Female in the WindI know many people feel this way, but I doubt a single write does not feel this way. These characters are people we spend hours with. We learn who they are and go right alongside them during all their challenges. It’s an impossible feeling to explain honestly. It’s something you have to experience. But, let me tell you, there’s really nothing like that moment when a character becomes real to you.

Because they’re people too.

Perhaps I am crazy, but that’s okay! I’m a writer, crazy is what we do. *wink*

I love my characters!

…Even if sometimes they give me as much strife as I give them. *cough*

(And don’t be surprised if more “Character” posts pop up. Characters is my favorite part of writing, which I’m sure you’ve just guessed, and I can go on about it for hours!)

Tuesday, July 16, 2013

In Which I Try Not to Be a Perfectionist

I believe I’ve mentioned before that I’m a perfectionist. I’m one of those people that would interrupt an important meeting just to straighten the crooked picture on the wall. When I see a wrinkle in my comforter on my bed I drop everything I’m doing to smooth it out. Just now I reached up to straighten my slightly askew lampshade. Yeah, I’m one of those people. So you can imagine what it’s like for me to try to write a book.

Right now I’m well into a story that I’m thoroughly enjoying writing, but there’s still so many things just niggling at my mind that so desperately want to be fixed. I need to soon start working my way towards the story’s finale and yet I feel like the story has hardly begun. I keep thinking of scenes I should have added or parts that really have no need to be there. I see paragraphs that I know should be rewritten. Sentences I don’t like. Words that should be changed. Grammar that needs tweaking. On and on and on my perfectionist brain goes. It has that incessant need to make everything, well, perfect. No room for error.

But then I remember something.

First drafts supposed to be messy.

Keep Calm and Write Something

I’m learning (and reminded myself daily over and over again) that when writing a story the first draft is basically jotting all your ideas down. I don’t have this story plotted out, so naturally the first draft would come out a little all over the place. I’m learning the story as I go, I’m discovering it, exploring all the little details that I never knew before. That’s what you do with first drafts, that’s their entire purpose. To explore the story and see what happens.

It’s after the first draft is completely written that the perfectionists in us, those inner editors, can be let loose. Once the first draft is done then we tackle all the problems and perfect them. But there can be nothing to perfect if the first draft is not first written.

So I’m forcing myself to forget all the many problems of the story. As tempting as it is to just start over and try to make it better, I’m not going to allow myself that. Right now is the time to just lean back and let the tale take me on a wild ride, wherever it leads, even if it means pushing away common sense and proper grammar. All the rewriting and editing comes once the first draft is finished. And I’m learning editing isn't quite as scary as I always feared. So even if I have to rewrite the whole thing, that’s okay. I just need to enjoy this first draft.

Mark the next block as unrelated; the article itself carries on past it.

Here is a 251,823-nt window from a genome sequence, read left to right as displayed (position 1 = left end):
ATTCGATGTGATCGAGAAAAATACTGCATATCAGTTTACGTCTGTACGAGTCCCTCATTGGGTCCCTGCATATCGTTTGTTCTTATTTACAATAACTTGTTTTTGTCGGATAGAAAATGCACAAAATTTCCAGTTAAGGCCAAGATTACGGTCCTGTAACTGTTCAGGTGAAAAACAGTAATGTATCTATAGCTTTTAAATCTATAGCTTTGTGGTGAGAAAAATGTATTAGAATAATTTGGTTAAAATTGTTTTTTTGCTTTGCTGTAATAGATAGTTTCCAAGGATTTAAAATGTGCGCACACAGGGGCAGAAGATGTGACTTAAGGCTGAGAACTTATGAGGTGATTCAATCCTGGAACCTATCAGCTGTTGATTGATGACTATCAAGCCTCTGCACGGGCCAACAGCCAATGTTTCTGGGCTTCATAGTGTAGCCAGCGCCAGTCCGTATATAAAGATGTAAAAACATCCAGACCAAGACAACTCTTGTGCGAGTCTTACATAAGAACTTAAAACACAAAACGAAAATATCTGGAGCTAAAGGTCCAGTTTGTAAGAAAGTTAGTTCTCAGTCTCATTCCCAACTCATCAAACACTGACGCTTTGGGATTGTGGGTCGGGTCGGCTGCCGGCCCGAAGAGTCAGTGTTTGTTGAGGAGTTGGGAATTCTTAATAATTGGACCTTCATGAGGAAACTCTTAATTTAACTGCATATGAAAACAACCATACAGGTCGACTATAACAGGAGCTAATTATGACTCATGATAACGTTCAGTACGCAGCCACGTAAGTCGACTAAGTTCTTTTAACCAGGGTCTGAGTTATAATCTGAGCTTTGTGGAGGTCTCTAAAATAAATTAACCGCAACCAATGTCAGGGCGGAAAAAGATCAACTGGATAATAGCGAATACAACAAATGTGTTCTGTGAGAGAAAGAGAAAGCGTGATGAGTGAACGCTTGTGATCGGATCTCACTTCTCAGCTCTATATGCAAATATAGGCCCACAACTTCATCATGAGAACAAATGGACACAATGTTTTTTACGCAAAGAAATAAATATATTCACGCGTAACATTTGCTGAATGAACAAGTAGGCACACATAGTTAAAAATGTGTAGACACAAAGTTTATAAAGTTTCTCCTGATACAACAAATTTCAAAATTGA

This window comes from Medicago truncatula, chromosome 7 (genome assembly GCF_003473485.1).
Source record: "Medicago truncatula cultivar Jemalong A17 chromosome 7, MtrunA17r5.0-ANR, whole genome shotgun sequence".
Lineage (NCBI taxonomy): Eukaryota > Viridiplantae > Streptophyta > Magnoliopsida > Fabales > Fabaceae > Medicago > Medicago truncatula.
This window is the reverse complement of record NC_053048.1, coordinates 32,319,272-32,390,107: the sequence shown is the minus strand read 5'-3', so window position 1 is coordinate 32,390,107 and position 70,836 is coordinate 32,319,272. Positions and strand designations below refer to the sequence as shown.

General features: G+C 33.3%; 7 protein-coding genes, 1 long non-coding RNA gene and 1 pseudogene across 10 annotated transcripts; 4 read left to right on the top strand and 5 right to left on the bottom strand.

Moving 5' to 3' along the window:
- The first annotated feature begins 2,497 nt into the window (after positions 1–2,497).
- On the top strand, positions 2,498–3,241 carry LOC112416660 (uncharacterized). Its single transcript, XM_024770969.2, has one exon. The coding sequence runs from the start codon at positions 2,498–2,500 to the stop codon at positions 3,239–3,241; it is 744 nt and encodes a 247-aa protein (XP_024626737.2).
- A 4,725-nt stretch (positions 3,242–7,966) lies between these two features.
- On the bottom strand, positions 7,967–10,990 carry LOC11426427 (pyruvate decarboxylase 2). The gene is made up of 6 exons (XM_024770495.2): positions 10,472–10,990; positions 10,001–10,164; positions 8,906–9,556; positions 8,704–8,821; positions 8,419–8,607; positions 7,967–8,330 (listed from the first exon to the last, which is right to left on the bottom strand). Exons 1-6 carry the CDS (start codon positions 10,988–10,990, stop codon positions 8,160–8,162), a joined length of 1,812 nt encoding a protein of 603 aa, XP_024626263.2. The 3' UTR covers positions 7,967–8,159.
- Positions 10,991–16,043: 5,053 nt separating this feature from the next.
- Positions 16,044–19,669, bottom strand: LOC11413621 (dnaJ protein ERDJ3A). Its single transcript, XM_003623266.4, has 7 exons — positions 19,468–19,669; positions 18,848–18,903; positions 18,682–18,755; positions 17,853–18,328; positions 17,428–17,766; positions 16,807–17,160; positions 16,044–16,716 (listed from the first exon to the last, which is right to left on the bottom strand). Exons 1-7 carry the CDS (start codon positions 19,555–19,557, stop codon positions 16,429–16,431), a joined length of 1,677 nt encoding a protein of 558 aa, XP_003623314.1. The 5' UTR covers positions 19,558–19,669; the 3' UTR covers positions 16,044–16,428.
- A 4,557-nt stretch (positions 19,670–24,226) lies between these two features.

But, however much I talk about it, that horrible perfectionist in me is constantly trying to get out. So today I think I’m going to stuff my Perfectionist Side in a box and mail it to China. There it can build up and be ready to explode when the time for editing arrives.

Cardboard Box

I’m going to enjoy writing the rest of this story, no matter how it turns out. Because I’m learning that if the first draft isn’t messy, then something’s wrong.

Tuesday, July 9, 2013

The Child Within

I believe that we should never let go of the child within us.

Children look at the world as something brand new and exciting.

They seek out to explore and discover all of God’s creations.

Even the simple things are delightful.

Their imaginations are endless.

Beautiful things are always seen through their eyes.

They grin at strangers.

Their love is given freely.

They believe in the impossible.

Children find joy in thing adults take for granted.

They do not spend their days fretting; they play and explore and see each day as something wondrous and new, not something to dread.

I never want to lose the child within me.

I want to have the deep faith and love of a child.

I want every day, every simple thing in life, all of God’s creations, to be new and wondrous and delightful in my eyes.

Personally, I believe children have a lot more sense than adults. *wink*


Thursday, July 4, 2013

Forever Free


Vintage American FlagImage via Little Birdie Blessings

Today, thinking about the blessing of freedom, reminds me of that beautiful freedom we have in Christ.

Jesus died on the cross to unlock the chains of sin around us. He set us FREE. If we have accepted Him as our Savior, never again do we have to be weighed down by the burden of sin.

“Stand fast therefore in the liberty wherewith Christ hath made us free, and be not entangled again with the yoke of bondage.” Galatians 5:1

No matter where we are or where life leads us, we will FOREVER have that freedom Christ has given us.

Today I want to celebrate ALL the blessed freedom I have been so mercifully given.

I pray you all have a spectacular 4th!